Brussels Daily
30 Oct 2018


Brussels Daily


New EU rules bring more transparency and information on bank fees for consumers

As of tomorrow, banks and financial services providers across the EU will have to better inform their customers about the fees associated with opening and maintaining bank accounts thanks to new EU rules. Valdis Dombrovskis, Vice-President for the Euro and Social Dialogue, also in charge of Financial Stability, Financial Services and Capital Markets Union, said “Bank accounts are an essential part of everyday life, allowing us to make and receive payments, shop online, and pay our bills. Thanks to the Payment Accounts Directive, consumers have the right since 2016 to open a basic bank account anywhere in the EU, as well as switching to a new provider. With tomorrow’s new rules, we will increase transparency of fees for all consumers. This will make it easier to shop around for the best and cheapest offers from banks.” Commissioner Věra Jourová added “Recent figures show that consumer trust in banking services is low due to a lack of transparency. These new rules will make sure that banks’ offers are more transparent and clearer on fees. This is good news for consumers: it will not only make it easier for them to get an overview of the fees, but they will also be able to compare different offers”. The ‘Fee Information Document’ (FID) is a standardised document with a short summary presenting the fees related to most common services, such as money transfers, that a bank will provide customers with when they open a bank account (see document here). In addition, EU consumers will also be receiving – at least annually and free of charge – a ‘Statement of Fees’, an information document following the same standardised format. In this document, banks have to detail all expenses incurred by their customers as well as information regarding the interest rates for services linked to a bank account. The Payment Accounts Directive requires all banks in the EU to present this document as of 31 October 2018, except France and Italy, which already have similar information requirements in place and will implement these changes by the end of July 2019. More information on the new obligations is available on the Access to bank accounts page. The 2018 Consumer Markets Scoreboard, presenting consumer trust in different markets, is also available online.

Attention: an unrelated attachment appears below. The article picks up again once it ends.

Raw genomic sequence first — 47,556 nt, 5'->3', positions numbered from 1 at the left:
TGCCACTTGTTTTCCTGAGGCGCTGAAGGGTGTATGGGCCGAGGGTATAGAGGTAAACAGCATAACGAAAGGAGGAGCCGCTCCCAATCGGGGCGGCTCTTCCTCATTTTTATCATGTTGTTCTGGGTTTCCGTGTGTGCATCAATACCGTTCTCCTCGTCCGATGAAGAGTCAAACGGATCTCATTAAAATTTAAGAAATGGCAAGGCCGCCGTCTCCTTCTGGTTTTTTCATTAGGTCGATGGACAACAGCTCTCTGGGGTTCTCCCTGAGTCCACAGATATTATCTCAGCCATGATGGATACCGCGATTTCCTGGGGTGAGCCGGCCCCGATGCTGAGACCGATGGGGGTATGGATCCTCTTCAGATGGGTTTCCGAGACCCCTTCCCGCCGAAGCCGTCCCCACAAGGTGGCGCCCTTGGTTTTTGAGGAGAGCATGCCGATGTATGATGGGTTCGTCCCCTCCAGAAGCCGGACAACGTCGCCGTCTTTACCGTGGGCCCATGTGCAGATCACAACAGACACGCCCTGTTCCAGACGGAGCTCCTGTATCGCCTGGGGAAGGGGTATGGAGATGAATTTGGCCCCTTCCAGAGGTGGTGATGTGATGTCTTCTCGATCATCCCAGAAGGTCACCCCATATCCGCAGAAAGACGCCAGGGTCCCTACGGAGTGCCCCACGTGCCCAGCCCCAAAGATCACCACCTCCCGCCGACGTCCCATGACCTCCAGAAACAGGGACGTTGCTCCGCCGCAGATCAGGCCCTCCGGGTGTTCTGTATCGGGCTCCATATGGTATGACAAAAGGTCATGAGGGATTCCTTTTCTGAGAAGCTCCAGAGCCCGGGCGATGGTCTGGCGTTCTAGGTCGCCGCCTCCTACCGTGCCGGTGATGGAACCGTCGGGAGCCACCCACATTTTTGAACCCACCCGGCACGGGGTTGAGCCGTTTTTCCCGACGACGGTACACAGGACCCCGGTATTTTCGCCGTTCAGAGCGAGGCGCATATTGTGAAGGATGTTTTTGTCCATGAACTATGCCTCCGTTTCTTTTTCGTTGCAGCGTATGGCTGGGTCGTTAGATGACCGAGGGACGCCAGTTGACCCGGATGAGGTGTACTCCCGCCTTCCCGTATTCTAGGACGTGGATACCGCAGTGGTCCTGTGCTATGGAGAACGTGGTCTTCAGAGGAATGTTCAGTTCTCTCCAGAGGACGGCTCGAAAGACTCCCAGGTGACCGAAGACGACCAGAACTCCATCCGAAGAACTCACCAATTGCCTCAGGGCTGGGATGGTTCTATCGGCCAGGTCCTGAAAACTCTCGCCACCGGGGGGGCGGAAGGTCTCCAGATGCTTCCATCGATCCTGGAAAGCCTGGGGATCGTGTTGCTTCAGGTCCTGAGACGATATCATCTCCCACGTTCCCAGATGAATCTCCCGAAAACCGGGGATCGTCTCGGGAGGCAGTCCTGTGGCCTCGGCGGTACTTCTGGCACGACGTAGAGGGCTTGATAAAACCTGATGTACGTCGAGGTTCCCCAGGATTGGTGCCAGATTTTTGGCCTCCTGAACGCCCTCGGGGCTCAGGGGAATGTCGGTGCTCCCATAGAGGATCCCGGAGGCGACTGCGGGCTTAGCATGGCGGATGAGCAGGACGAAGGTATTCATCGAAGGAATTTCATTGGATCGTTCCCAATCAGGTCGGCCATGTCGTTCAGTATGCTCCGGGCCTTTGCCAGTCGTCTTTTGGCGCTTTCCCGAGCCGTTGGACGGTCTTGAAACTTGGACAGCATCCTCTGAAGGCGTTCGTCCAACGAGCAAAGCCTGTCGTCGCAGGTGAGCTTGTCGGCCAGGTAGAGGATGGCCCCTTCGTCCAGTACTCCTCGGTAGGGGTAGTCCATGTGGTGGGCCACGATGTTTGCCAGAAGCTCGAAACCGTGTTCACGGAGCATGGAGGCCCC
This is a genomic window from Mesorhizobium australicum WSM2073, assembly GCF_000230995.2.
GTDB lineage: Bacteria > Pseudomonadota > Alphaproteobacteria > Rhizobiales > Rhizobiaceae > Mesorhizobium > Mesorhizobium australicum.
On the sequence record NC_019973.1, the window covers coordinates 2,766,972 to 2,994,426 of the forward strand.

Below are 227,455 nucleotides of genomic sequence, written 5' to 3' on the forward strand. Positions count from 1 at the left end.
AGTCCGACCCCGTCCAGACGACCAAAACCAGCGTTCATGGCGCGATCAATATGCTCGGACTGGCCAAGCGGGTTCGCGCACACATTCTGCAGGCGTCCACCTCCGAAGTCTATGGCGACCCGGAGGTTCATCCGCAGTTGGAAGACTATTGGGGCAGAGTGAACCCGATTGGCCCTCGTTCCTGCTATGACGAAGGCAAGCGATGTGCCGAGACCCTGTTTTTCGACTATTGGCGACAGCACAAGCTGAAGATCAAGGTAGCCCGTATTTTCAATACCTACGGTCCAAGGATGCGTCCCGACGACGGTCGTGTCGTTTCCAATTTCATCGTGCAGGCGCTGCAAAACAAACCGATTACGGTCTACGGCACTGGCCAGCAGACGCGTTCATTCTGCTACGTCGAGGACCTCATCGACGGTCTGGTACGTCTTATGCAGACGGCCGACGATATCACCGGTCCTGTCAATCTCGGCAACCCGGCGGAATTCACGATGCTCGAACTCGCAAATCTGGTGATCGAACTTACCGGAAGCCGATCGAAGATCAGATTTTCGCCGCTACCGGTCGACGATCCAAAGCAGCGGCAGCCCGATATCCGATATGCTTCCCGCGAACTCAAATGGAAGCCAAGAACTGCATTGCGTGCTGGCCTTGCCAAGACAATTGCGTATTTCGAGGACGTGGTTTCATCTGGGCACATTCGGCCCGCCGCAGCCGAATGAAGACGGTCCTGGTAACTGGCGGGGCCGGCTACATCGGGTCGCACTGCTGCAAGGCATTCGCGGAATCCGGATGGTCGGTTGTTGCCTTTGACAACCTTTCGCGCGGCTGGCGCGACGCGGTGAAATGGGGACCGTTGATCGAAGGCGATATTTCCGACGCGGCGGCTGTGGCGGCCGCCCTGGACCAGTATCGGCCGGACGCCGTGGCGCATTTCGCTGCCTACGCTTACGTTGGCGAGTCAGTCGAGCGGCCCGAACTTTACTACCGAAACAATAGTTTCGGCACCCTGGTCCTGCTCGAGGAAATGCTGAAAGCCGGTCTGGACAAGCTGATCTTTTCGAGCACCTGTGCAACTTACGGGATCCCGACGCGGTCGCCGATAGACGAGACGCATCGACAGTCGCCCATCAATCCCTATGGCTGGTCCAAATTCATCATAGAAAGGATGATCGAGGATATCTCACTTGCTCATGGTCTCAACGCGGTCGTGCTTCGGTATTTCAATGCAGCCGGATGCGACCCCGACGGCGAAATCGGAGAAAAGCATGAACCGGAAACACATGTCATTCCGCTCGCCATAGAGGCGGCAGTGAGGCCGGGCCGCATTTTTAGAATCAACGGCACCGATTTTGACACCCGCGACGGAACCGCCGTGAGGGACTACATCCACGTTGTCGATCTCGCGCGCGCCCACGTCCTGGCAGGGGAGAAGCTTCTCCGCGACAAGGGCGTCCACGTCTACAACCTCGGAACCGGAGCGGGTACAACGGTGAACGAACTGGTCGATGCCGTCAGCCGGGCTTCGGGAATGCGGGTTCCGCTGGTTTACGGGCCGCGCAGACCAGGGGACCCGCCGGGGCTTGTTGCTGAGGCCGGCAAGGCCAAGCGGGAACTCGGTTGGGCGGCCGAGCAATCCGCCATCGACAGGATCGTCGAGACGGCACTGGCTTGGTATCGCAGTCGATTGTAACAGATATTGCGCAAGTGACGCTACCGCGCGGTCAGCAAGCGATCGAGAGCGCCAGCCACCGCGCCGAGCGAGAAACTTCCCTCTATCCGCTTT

Preliminary flash estimate for the third quarter of 2018 – GDP up by 0.2% in the euro area and by 0.3% the EU28 – +1.7% and +1.9% respectively compared with the third quarter of 2017

Seasonally adjusted GDP rose by 0.2% in the euro area (EA19) and by 0.3% in the EU28 during the third quarter of 2018, compared with the previous quarter, according to a preliminary flash estimate published by Eurostat, the statistical office of the European Union. In the second quarter of 2018, GDP had grown by 0.4% in the euro area and by 0.5% the EU28. More information here


The Commission is standing up for Europeans’ need to breathe clean air.

The Commission is providing national, regional and local actors with practical help to improve air quality in Europe, and stepping up its enforcement against 7 Member States who have breached agreed EU rules on air pollution limits and type approval for cars.

Commissioner for Environment, Karmenu Vella said: “The decision to refer Member States to the Court of Justice of the EU has been taken on behalf of Europeans. We have said that this Commission is one that protects. Our decision follows through on that claim. The Member States referred to the Court today have received sufficient ‘last chances’ over the last decade to improve the situation. It is my conviction that today’s decision will lead to improvements for citizens on a much quicker timescale. But legal action alone will not solve the problem. That is why we are outlining the practical help that the Commission can provide to the national authorities’ efforts to promote cleaner air for European cities and towns.” More information here


Information in full here

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